BWW Review: ONE MILLION TINY PLAYS ABOUT BRITAIN, Jermyn Street Theatre
Jermyn Street Theatre's Christmas shows are always a surprise. After last year's murderous black comedy Burke and Hare, now they're shifting the spotlight on a collection of fascinating vignettes that are, essentially, the definition of one of the internet's favourite words: sonder, which is "the realisation that each random passerby is living a life as vivid and complex as your own". That's the core concept of One Million Tiny Plays About Britain.
Snippets of dialogues that belong to ordinary people across the country are captured and frozen in Craig Taylor's work. The spectrum of the conversations couldn't be broader: he introduces a couple of ushers who pass the time by going through their patron's coats, an older lady who chats up the Ukrainian man who's just put a flyer through her door, a father and son's post-football match discussion, fragments of arguments, break-ups, a mourning mother, and a number of other minuscule explorations of the beauty of human nature.
Director Laura Keefe turns the sketches into a game for Emma Barclay and Alec Nicholls. They chase character after character through precisely delivered scenes called randomly from the PA system in a bingo-like scenario. The directions and setting are followed by the duo's hurriedly changing clothes and arranging the stage for the imminent exchange they're acting out. Barclay and Nicholls' meticulous comedic timing and remarkable versatility make the production a smooth stream of personalities and attitudes.
They switch genders and ages seamlessly, painting a picture of a united nation that, unknowingly, shares a similar existence within its borders. Immediate humour dominates the mood, but Tiny Plays doesn't shy away from the nitty gritty of real life and dips its toes into the depths of the darker side of it, albeit very briefly. Ceci Calf's set design is a delectably tinselled spree of old-time tackiness that elicits a musty smell in the brain upon seeing it.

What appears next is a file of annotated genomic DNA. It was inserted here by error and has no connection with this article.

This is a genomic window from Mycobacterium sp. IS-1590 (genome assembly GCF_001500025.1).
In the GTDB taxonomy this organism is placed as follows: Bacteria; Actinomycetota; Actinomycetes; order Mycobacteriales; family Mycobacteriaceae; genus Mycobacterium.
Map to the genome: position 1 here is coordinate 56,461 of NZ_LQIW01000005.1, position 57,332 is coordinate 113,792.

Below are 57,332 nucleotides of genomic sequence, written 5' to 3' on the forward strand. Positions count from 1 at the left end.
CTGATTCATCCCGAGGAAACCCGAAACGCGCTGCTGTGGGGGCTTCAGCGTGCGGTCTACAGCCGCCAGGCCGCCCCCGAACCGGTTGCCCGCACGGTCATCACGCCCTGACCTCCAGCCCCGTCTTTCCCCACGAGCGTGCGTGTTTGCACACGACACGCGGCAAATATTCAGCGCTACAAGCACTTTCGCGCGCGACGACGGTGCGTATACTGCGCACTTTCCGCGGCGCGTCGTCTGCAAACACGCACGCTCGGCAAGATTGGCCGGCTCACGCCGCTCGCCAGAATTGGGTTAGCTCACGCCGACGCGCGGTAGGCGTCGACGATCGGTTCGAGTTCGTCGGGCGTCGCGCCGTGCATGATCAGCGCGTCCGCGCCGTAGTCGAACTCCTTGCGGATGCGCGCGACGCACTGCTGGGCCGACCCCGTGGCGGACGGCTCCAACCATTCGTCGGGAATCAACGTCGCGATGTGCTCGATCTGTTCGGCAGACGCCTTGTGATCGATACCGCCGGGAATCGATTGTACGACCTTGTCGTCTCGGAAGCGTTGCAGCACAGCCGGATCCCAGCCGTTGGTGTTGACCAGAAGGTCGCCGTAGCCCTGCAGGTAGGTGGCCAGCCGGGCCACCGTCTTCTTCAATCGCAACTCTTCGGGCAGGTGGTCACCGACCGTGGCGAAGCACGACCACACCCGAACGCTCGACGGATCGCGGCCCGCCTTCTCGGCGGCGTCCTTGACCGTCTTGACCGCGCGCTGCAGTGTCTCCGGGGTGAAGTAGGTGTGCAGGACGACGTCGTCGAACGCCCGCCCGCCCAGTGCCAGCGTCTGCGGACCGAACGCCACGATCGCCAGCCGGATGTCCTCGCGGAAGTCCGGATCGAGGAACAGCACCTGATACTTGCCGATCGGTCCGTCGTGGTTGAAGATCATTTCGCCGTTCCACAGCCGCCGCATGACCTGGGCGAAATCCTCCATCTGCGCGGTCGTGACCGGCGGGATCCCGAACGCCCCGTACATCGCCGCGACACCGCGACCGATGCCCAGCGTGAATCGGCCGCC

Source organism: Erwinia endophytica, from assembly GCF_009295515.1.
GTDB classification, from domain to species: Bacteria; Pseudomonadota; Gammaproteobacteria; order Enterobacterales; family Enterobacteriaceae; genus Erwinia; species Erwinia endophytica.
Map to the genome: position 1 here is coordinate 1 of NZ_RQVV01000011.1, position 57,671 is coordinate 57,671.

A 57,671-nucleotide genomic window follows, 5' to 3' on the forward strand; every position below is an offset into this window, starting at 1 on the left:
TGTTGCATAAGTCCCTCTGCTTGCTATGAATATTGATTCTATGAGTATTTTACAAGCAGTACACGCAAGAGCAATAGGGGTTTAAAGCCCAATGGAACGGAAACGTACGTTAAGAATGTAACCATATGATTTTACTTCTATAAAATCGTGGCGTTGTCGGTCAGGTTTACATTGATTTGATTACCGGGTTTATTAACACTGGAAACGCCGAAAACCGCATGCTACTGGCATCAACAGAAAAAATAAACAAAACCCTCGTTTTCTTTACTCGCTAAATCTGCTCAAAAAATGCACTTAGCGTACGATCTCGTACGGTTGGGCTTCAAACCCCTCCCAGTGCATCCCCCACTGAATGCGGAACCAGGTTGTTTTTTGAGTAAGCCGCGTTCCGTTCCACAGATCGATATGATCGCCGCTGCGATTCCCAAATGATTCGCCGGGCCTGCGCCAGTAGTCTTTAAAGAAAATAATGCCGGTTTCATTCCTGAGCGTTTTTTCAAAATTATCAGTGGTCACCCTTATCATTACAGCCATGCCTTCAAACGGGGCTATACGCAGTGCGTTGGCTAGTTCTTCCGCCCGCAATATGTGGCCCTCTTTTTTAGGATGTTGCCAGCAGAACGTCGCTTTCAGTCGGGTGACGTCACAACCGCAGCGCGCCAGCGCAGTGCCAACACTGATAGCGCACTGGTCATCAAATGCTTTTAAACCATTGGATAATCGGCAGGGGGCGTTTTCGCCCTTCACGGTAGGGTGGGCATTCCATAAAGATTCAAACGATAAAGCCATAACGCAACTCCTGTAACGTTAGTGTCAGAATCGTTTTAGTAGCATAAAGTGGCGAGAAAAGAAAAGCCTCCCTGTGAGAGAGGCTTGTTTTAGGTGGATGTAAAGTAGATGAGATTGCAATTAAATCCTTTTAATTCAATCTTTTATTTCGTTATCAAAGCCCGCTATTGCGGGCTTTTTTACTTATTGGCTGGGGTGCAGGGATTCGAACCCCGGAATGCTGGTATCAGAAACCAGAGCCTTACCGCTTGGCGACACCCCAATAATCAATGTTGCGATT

The selection of stories is an assembly of beliefs and dispositions, offering a line-up of imperfect individuals who are the product of their circumstances. One Million Tiny Plays About Britain is framed as a comedy, but is it really one? The company toy with the Christmassy vibe, and the delightful spot of bingo played with the audience definitely make it a feel-good festive nugget of a show, so perhaps it slightly preposterous to thrust an existential analysis upon it.
The piece is joyous and lighthearted (at the surface, at least), and holds the perfect amount of Christmas cheer and cheek too. Eavesdropping has never looked better, and even running at two hours with an interval one wishes it would never end. Barclay and Nicholls could still be on stage rushing through their layers of costumes and we'd still not have enough of them.
Image courtesy of Robert Workman